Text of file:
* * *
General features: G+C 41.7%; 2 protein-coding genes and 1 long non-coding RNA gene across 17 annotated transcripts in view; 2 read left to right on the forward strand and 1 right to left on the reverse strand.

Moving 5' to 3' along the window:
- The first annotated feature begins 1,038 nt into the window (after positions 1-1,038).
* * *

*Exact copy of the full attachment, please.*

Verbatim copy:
General features: G+C 41.7%; 2 protein-coding genes and 1 long non-coding RNA gene across 17 annotated transcripts in view; 2 read left to right on the forward strand and 1 right to left on the reverse strand.

Moving 5' to 3' along the window:
- The first annotated feature begins 1,038 nt into the window (after positions 1-1,038).